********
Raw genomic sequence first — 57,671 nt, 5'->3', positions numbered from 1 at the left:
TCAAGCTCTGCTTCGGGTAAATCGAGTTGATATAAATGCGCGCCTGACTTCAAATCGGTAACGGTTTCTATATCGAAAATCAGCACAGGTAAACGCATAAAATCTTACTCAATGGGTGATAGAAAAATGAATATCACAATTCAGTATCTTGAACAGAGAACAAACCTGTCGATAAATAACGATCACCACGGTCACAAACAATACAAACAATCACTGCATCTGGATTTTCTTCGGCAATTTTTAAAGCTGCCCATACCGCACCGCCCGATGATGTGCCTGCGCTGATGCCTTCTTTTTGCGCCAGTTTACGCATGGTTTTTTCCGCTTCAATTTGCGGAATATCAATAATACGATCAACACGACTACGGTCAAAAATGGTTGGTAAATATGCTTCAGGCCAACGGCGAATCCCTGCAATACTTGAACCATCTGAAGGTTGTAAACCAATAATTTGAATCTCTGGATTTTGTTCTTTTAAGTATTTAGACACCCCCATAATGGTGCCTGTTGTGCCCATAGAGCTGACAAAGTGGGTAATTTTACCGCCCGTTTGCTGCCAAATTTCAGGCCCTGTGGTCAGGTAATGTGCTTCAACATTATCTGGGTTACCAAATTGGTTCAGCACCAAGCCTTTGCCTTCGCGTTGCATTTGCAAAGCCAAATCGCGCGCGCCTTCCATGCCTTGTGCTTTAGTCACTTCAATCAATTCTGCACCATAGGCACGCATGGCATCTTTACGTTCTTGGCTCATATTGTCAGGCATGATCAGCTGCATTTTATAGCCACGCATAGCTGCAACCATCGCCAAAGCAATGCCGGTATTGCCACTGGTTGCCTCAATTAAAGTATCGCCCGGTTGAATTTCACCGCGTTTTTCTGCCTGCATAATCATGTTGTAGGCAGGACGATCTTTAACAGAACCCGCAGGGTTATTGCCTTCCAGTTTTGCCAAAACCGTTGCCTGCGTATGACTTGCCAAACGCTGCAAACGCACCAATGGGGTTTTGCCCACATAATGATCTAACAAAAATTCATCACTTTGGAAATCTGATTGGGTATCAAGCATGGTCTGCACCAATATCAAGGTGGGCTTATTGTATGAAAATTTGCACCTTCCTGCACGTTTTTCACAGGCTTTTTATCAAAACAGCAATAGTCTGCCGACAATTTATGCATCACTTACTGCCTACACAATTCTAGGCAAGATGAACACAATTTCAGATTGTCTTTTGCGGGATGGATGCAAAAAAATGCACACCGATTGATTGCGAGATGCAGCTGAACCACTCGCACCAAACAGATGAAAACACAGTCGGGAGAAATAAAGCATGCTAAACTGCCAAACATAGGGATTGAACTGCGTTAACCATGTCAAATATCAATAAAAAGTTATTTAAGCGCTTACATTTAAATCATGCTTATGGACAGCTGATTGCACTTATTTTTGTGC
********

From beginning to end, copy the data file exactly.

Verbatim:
Raw genomic sequence first — 57,671 nt, 5'->3', positions numbered from 1 at the left:
TCAAGCTCTGCTTCGGGTAAATCGAGTTGATATAAATGCGCGCCTGACTTCAAATCGGTAACGGTTTCTATATCGAAAATCAGCACAGGTAAACGCATAAAATCTTACTCAATGGGTGATAGAAAAATGAATATCACAATTCAGTATCTTGAACAGAGAACAAACCTGTCGATAAATAACGATCACCACGGTCACAAACAATACAAACAATCACTGCATCTGGATTTTCTTCGGCAATTTTTAAAGCTGCCCATACCGCACCGCCCGATGATGTGCCTGCGCTGATGCCTTCTTTTTGCGCCAGTTTACGCATGGTTTTTTCCGCTTCAATTTGCGGAATATCAATAATACGATCAACACGACTACGGTCAAAAATGGTTGGTAAATATGCTTCAGGCCAACGGCGAATCCCTGCAATACTTGAACCATCTGAAGGTTGTAAACCAATAATTTGAATCTCTGGATTTTGTTCTTTTAAGTATTTAGACACCCCCATAATGGTGCCTGTTGTGCCCATAGAGCTGACAAAGTGGGTAATTTTACCGCCCGTTTGCTGCCAAATTTCAGGCCCTGTGGTCAGGTAATGTGCTTCAACATTATCTGGGTTACCAAATTGGTTCAGCACCAAGCCTTTGCCTTCGCGTTGCATTTGCAAAGCCAAATCGCGCGCGCCTTCCATGCCTTGTGCTTTAGTCACTTCAATCAATTCTGCACCATAGGCACGCATGGCATCTTTACGTTCTTGGCTCATATTGTCAGGCATGATCAGCTGCATTTTATAGCCACGCATAGCTGCAACCATCGCCAAAGCAATGCCGGTATTGCCACTGGTTGCCTCAATTAAAGTATCGCCCGGTTGAATTTCACCGCGTTTTTCTGCCTGCATAATCATGTTGTAGGCAGGACGATCTTTAACAGAACCCGCAGGGTTATTGCCTTCCAGTTTTGCCAAAACCGTTGCCTGCGTATGACTTGCCAAACGCTGCAAACGCACCAATGGGGTTTTGCCCACATAATGATCTAACAAAAATTCATCACTTTGGAAATCTGATTGGGTATCAAGCATGGTCTGCACCAATATCAAGGTGGGCTTATTGTATGAAAATTTGCACCTTCCTGCACGTTTTTCACAGGCTTTTTATCAAAACAGCAATAGTCTGCCGACAATTTATGCATCACTTACTGCCTACACAATTCTAGGCAAGATGAACACAATTTCAGATTGTCTTTTGCGGGATGGATGCAAAAAAATGCACACCGATTGATTGCGAGATGCAGCTGAACCACTCGCACCAAACAGATGAAAACACAGTCGGGAGAAATAAAGCATGCTAAACTGCCAAACATAGGGATTGAACTGCGTTAACCATGTCAAATATCAATAAAAAGTTATTTAAGCGCTTACATTTAAATCATGCTTATGGACAGCTGATTGCACTTATTTTTGTGC